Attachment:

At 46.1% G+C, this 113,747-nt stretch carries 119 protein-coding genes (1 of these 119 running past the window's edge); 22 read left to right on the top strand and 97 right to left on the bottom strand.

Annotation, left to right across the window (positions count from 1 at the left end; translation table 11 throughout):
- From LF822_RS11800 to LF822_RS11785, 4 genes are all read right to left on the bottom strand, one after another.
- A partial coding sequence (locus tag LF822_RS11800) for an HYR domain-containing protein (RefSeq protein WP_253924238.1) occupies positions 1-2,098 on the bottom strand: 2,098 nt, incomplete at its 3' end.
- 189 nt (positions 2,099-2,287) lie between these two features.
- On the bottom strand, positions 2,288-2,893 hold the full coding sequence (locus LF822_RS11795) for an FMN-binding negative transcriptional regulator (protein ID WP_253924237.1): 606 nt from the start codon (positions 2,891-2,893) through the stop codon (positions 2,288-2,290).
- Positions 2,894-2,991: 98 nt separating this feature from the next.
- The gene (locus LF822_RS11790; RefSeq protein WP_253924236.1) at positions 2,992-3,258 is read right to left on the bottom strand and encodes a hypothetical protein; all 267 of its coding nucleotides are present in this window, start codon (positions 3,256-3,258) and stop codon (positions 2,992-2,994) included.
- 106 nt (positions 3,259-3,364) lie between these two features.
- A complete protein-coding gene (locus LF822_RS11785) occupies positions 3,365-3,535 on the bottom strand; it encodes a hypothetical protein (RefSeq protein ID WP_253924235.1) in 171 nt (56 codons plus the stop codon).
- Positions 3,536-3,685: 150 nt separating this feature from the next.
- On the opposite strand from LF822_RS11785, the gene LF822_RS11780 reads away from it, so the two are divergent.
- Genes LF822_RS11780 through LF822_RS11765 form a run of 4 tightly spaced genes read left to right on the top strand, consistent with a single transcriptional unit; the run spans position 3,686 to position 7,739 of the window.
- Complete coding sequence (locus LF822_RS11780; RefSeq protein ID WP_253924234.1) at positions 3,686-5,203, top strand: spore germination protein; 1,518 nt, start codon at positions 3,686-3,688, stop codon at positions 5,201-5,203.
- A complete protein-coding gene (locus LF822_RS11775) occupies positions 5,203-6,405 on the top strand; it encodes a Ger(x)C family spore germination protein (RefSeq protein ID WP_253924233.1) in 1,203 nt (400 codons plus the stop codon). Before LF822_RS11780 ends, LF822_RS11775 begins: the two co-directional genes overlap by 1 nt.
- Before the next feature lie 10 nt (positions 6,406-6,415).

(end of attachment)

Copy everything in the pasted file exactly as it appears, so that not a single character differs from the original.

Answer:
At 46.1% G+C, this 113,747-nt stretch carries 119 protein-coding genes (1 of these 119 running past the window's edge); 22 read left to right on the top strand and 97 right to left on the bottom strand.

Annotation, left to right across the window (positions count from 1 at the left end; translation table 11 throughout):
- From LF822_RS11800 to LF822_RS11785, 4 genes are all read right to left on the bottom strand, one after another.
- A partial coding sequence (locus tag LF822_RS11800) for an HYR domain-containing protein (RefSeq protein WP_253924238.1) occupies positions 1-2,098 on the bottom strand: 2,098 nt, incomplete at its 3' end.
- 189 nt (positions 2,099-2,287) lie between these two features.
- On the bottom strand, positions 2,288-2,893 hold the full coding sequence (locus LF822_RS11795) for an FMN-binding negative transcriptional regulator (protein ID WP_253924237.1): 606 nt from the start codon (positions 2,891-2,893) through the stop codon (positions 2,288-2,290).
- Positions 2,894-2,991: 98 nt separating this feature from the next.
- The gene (locus LF822_RS11790; RefSeq protein WP_253924236.1) at positions 2,992-3,258 is read right to left on the bottom strand and encodes a hypothetical protein; all 267 of its coding nucleotides are present in this window, start codon (positions 3,256-3,258) and stop codon (positions 2,992-2,994) included.
- 106 nt (positions 3,259-3,364) lie between these two features.
- A complete protein-coding gene (locus LF822_RS11785) occupies positions 3,365-3,535 on the bottom strand; it encodes a hypothetical protein (RefSeq protein ID WP_253924235.1) in 171 nt (56 codons plus the stop codon).
- Positions 3,536-3,685: 150 nt separating this feature from the next.
- On the opposite strand from LF822_RS11785, the gene LF822_RS11780 reads away from it, so the two are divergent.
- Genes LF822_RS11780 through LF822_RS11765 form a run of 4 tightly spaced genes read left to right on the top strand, consistent with a single transcriptional unit; the run spans position 3,686 to position 7,739 of the window.
- Complete coding sequence (locus LF822_RS11780; RefSeq protein ID WP_253924234.1) at positions 3,686-5,203, top strand: spore germination protein; 1,518 nt, start codon at positions 3,686-3,688, stop codon at positions 5,201-5,203.
- A complete protein-coding gene (locus LF822_RS11775) occupies positions 5,203-6,405 on the top strand; it encodes a Ger(x)C family spore germination protein (RefSeq protein ID WP_253924233.1) in 1,203 nt (400 codons plus the stop codon). Before LF822_RS11780 ends, LF822_RS11775 begins: the two co-directional genes overlap by 1 nt.
- Before the next feature lie 10 nt (positions 6,406-6,415).